Sandpit

A new sandpit for long side discussions, idees fixes and so on. Unless directly responding to the OP, all discussions of nuclear power, MMT and conspiracy theories should be directed to sandpits (or, if none is open, message boards).

271 thoughts on “Sandpit

  1. @TerjeP

    Contention is potentially interminable. At some stage we will stop debating and simply hold a vote. Thank goodness for democracy.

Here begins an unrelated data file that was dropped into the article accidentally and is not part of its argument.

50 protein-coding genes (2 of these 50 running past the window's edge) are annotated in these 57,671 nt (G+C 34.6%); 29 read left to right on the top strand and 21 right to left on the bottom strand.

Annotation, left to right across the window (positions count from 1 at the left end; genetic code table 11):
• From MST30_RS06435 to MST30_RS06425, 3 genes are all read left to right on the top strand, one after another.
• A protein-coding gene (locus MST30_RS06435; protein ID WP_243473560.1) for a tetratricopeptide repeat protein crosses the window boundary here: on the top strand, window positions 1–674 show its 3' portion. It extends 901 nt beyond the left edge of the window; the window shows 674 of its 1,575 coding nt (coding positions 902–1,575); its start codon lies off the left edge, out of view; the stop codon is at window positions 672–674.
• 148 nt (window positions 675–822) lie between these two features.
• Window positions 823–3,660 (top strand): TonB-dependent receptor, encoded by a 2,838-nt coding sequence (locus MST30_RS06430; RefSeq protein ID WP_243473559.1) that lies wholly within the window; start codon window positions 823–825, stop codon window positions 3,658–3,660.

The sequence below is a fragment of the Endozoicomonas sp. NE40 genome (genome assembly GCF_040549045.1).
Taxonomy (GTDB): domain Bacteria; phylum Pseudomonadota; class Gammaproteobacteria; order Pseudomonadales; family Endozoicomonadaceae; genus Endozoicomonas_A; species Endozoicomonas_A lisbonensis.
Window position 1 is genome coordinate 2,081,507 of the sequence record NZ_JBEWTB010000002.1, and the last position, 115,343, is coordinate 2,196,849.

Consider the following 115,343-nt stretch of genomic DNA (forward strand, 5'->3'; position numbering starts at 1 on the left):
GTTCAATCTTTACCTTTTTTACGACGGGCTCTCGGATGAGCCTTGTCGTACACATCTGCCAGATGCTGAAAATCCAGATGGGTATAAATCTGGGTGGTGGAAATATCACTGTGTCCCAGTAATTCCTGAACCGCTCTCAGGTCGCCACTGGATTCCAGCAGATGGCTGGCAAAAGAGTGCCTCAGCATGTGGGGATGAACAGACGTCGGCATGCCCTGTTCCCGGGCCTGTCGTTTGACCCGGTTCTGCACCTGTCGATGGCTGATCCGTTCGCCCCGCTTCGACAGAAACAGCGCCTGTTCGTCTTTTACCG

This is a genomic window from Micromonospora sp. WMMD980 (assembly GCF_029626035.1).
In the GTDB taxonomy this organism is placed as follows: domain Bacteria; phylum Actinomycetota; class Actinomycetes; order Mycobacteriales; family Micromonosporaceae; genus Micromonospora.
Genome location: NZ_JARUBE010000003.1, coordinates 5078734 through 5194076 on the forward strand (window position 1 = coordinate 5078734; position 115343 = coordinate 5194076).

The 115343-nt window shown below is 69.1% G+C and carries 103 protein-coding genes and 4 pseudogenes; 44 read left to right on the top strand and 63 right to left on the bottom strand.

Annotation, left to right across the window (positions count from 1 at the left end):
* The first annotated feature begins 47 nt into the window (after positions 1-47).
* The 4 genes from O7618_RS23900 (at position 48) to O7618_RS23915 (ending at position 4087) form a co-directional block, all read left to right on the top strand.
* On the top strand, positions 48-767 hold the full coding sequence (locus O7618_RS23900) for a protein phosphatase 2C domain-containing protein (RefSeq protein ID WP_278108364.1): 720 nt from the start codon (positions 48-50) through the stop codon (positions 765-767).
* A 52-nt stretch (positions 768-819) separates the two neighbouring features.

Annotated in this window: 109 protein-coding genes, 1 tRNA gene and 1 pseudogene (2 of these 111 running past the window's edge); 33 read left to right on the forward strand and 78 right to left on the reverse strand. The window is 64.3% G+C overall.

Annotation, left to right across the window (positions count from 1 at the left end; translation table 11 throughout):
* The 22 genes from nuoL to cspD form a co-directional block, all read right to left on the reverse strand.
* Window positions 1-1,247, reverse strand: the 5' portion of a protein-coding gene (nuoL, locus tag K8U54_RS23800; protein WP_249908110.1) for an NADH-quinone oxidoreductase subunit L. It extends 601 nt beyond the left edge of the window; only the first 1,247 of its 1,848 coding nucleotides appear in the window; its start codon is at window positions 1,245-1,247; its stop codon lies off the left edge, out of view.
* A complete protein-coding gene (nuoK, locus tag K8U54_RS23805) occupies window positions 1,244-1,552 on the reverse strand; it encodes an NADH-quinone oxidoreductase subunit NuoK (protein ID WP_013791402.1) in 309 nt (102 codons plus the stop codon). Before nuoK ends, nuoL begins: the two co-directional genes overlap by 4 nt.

2. I have some informal connections with central Australian Aborigines ,by chance I got to know people as friends thru someone I met in Melb 25 years ago .He is still one of my best friends and moved to Melb to live 2 years ago. He is an unusual guy as he is white and grew up in, and continued to live in, an Aboriginal community (Yuendumu) and surrounding communities. He speaks Walpiri and some Luritja ,got initiated ,married and had kids etc. Police hate him even more than blackfellas as he is seen as a traitor. The people I’ve met there know even less about the Constitution than I do ,but they do care how people look at them if they go into town (Alice Springs). If Constitutional recognition would be a small step toward changing that, then they would be in favor. Bush people dont have the strident sense of entitlement that most Aussies have .I am worried that the current controversy about ‘lifestyle choices” is just about terminology. When politicians talk about choice and opportunity via education, home ownership, and jobs they are only talking about opportunity to be white. They say there is no choice because we are broke. If we are broke ,they are more broke. I think people would be amazed how many special laws and rules there are in those areas that seem to be aimed simultaneously at civilizing but also at keeping people out. They are trying to force people into town but then they are not welcome there. People feel they are being forced to change but are not welcome. I think mainstream society needs a complete redesign- not realistic I know.